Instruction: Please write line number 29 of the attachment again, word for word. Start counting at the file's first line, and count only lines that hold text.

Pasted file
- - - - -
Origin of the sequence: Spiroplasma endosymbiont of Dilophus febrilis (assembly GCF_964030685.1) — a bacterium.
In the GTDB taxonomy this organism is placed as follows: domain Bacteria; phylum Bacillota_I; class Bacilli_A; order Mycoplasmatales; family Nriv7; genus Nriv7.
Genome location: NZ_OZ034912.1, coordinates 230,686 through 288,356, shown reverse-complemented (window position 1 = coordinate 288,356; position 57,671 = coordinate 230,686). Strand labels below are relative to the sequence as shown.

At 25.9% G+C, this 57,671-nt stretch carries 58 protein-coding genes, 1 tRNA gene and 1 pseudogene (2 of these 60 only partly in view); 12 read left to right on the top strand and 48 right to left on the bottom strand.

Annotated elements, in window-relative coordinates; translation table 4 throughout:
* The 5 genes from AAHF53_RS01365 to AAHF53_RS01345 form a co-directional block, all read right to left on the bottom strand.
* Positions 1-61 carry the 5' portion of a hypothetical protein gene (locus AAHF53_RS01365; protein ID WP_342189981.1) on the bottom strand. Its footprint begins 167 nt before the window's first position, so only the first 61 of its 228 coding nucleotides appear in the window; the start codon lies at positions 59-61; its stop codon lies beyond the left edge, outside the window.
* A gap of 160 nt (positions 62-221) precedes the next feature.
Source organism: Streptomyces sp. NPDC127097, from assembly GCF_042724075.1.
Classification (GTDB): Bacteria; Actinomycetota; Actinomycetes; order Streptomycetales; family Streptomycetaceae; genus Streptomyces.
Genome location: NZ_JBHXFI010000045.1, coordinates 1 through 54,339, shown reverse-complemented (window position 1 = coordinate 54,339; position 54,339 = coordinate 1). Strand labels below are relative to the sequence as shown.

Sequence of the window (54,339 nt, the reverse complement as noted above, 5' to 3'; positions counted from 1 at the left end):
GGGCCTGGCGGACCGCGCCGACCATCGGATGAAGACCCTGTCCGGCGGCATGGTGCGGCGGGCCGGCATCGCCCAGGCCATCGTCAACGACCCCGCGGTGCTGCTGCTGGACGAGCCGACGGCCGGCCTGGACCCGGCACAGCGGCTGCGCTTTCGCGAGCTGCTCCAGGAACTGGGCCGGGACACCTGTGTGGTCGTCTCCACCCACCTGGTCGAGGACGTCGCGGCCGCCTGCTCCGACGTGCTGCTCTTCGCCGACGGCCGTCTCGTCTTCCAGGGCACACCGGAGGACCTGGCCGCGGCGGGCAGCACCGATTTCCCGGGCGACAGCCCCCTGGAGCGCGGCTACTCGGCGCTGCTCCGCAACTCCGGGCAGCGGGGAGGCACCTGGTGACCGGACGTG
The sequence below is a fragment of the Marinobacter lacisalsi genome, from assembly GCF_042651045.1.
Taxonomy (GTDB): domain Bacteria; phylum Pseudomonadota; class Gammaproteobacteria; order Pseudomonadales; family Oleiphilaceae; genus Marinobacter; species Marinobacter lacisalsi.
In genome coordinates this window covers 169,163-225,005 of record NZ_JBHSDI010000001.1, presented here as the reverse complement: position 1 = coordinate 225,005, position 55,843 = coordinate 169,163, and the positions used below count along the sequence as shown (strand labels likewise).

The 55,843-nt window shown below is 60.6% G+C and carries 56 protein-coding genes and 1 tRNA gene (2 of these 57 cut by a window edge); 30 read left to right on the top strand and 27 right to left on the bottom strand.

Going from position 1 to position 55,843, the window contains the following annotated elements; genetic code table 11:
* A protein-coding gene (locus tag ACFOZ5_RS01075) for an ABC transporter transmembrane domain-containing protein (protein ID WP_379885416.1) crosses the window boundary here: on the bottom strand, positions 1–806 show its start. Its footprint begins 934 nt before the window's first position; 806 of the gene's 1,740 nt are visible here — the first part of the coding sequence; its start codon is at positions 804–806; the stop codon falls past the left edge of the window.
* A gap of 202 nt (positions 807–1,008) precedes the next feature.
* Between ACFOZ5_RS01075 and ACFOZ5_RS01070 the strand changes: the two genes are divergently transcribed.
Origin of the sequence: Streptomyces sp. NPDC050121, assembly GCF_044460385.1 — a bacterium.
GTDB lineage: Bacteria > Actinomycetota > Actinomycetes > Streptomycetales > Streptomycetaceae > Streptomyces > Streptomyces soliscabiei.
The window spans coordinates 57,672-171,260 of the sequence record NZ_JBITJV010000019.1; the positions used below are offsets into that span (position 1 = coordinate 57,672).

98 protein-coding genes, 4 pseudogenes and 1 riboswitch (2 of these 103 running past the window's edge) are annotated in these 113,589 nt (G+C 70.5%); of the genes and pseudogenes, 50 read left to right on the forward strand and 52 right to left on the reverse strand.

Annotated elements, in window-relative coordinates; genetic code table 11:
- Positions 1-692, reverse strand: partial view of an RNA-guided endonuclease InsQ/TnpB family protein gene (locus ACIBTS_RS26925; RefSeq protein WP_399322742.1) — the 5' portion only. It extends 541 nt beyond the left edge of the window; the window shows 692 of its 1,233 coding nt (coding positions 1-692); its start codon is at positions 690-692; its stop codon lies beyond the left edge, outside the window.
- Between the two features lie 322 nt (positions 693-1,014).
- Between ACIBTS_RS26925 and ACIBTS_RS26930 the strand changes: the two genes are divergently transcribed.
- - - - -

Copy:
- Between ACIBTS_RS26925 and ACIBTS_RS26930 the strand changes: the two genes are divergently transcribed.